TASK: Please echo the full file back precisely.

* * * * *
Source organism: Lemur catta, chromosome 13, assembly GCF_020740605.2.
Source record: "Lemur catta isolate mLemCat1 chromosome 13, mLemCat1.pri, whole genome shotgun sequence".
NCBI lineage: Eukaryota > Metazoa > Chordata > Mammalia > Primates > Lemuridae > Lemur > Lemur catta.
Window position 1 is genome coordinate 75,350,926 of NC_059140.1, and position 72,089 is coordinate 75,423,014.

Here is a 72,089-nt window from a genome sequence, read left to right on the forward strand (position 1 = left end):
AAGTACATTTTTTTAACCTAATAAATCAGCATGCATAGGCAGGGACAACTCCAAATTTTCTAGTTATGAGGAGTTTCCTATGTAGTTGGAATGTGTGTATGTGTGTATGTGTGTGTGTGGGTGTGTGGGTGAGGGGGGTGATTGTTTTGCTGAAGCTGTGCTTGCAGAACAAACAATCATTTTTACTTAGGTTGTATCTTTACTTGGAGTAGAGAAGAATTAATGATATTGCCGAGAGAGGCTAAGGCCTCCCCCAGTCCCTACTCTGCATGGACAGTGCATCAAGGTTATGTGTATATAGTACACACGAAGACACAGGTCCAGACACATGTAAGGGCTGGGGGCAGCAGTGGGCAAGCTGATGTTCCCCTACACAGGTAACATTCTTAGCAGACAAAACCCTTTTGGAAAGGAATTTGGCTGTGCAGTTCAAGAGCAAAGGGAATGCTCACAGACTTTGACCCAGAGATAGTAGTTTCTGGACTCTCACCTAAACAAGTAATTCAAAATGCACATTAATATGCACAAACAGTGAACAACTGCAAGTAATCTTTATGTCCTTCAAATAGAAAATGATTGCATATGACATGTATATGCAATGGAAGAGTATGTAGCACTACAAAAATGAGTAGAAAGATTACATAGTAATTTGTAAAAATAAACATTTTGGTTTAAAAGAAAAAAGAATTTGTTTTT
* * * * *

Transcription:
Source organism: Lemur catta, chromosome 13, assembly GCF_020740605.2.
Source record: "Lemur catta isolate mLemCat1 chromosome 13, mLemCat1.pri, whole genome shotgun sequence".
NCBI lineage: Eukaryota > Metazoa > Chordata > Mammalia > Primates > Lemuridae > Lemur > Lemur catta.
Window position 1 is genome coordinate 75,350,926 of NC_059140.1, and position 72,089 is coordinate 75,423,014.

Here is a 72,089-nt window from a genome sequence, read left to right on the forward strand (position 1 = left end):
AAGTACATTTTTTTAACCTAATAAATCAGCATGCATAGGCAGGGACAACTCCAAATTTTCTAGTTATGAGGAGTTTCCTATGTAGTTGGAATGTGTGTATGTGTGTATGTGTGTGTGTGGGTGTGTGGGTGAGGGGGGTGATTGTTTTGCTGAAGCTGTGCTTGCAGAACAAACAATCATTTTTACTTAGGTTGTATCTTTACTTGGAGTAGAGAAGAATTAATGATATTGCCGAGAGAGGCTAAGGCCTCCCCCAGTCCCTACTCTGCATGGACAGTGCATCAAGGTTATGTGTATATAGTACACACGAAGACACAGGTCCAGACACATGTAAGGGCTGGGGGCAGCAGTGGGCAAGCTGATGTTCCCCTACACAGGTAACATTCTTAGCAGACAAAACCCTTTTGGAAAGGAATTTGGCTGTGCAGTTCAAGAGCAAAGGGAATGCTCACAGACTTTGACCCAGAGATAGTAGTTTCTGGACTCTCACCTAAACAAGTAATTCAAAATGCACATTAATATGCACAAACAGTGAACAACTGCAAGTAATCTTTATGTCCTTCAAATAGAAAATGATTGCATATGACATGTATATGCAATGGAAGAGTATGTAGCACTACAAAAATGAGTAGAAAGATTACATAGTAATTTGTAAAAATAAACATTTTGGTTTAAAAGAAAAAAGAATTTGTTTTT